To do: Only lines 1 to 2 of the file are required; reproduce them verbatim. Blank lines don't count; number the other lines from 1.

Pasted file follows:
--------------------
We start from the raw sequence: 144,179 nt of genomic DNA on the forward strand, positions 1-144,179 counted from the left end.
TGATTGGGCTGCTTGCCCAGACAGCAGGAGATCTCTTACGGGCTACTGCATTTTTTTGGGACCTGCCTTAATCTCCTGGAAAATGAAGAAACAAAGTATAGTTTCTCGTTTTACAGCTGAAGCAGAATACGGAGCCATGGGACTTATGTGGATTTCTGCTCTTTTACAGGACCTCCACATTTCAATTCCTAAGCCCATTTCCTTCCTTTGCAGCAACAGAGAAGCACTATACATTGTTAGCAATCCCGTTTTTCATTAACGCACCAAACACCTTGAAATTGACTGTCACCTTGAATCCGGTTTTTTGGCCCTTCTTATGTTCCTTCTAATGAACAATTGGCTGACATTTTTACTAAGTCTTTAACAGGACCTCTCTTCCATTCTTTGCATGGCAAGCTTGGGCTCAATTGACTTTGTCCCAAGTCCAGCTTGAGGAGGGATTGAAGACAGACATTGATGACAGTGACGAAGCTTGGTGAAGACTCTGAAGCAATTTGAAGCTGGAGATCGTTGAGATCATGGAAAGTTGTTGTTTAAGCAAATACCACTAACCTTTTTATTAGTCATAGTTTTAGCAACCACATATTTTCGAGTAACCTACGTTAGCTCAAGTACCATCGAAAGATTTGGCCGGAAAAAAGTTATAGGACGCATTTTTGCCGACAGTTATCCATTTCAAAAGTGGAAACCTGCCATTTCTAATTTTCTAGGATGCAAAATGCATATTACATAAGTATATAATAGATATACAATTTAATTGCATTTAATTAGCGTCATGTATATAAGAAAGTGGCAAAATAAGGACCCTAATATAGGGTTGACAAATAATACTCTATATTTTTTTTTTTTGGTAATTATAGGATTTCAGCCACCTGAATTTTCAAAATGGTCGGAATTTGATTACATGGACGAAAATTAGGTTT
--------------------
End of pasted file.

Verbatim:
We start from the raw sequence: 144,179 nt of genomic DNA on the forward strand, positions 1-144,179 counted from the left end.
TGATTGGGCTGCTTGCCCAGACAGCAGGAGATCTCTTACGGGCTACTGCATTTTTTTGGGACCTGCCTTAATCTCCTGGAAAATGAAGAAACAAAGTATAGTTTCTCGTTTTACAGCTGAAGCAGAATACGGAGCCATGGGACTTATGTGGATTTCTGCTCTTTTACAGGACCTCCACATTTCAATTCCTAAGCCCATTTCCTTCCTTTGCAGCAACAGAGAAGCACTATACATTGTTAGCAATCCCGTTTTTCATTAACGCACCAAACACCTTGAAATTGACTGTCACCTTGAATCCGGTTTTTTGGCCCTTCTTATGTTCCTTCTAATGAACAATTGGCTGACATTTTTACTAAGTCTTTAACAGGACCTCTCTTCCATTCTTTGCATGGCAAGCTTGGGCTCAATTGACTTTGTCCCAAGTCCAGCTTGAGGAGGGATTGAAGACAGACATTGATGACAGTGACGAAGCTTGGTGAAGACTCTGAAGCAATTTGAAGCTGGAGATCGTTGAGATCATGGAAAGTTGTTGTTTAAGCAAATACCACTAACCTTTTTATTAGTCATAGTTTTAGCAACCACATATTTTCGAGTAACCTACGTTAGCTCAAGTACCATCGAAAGATTTGGCCGGAAAAAAGTTATAGGACGCATTTTTGCCGACAGTTATCCATTTCAAAAGTGGAAACCTGCCATTTCTAATTTTCTAGGATGCAAAATGCATATTACATAAGTATATAATAGATATACAATTTAATTGCATTTAATTAGCGTCATGTATATAAGAAAGTGGCAAAATAAGGACCCTAATATAGGGTTGACAAATAATACTCTATATTTTTTTTTTTTGGTAATTATAGGATTTCAGCCACCTGAATTTTCAAAATGGTCGGAATTTGATTACATGGACGAAAATTAGGTTT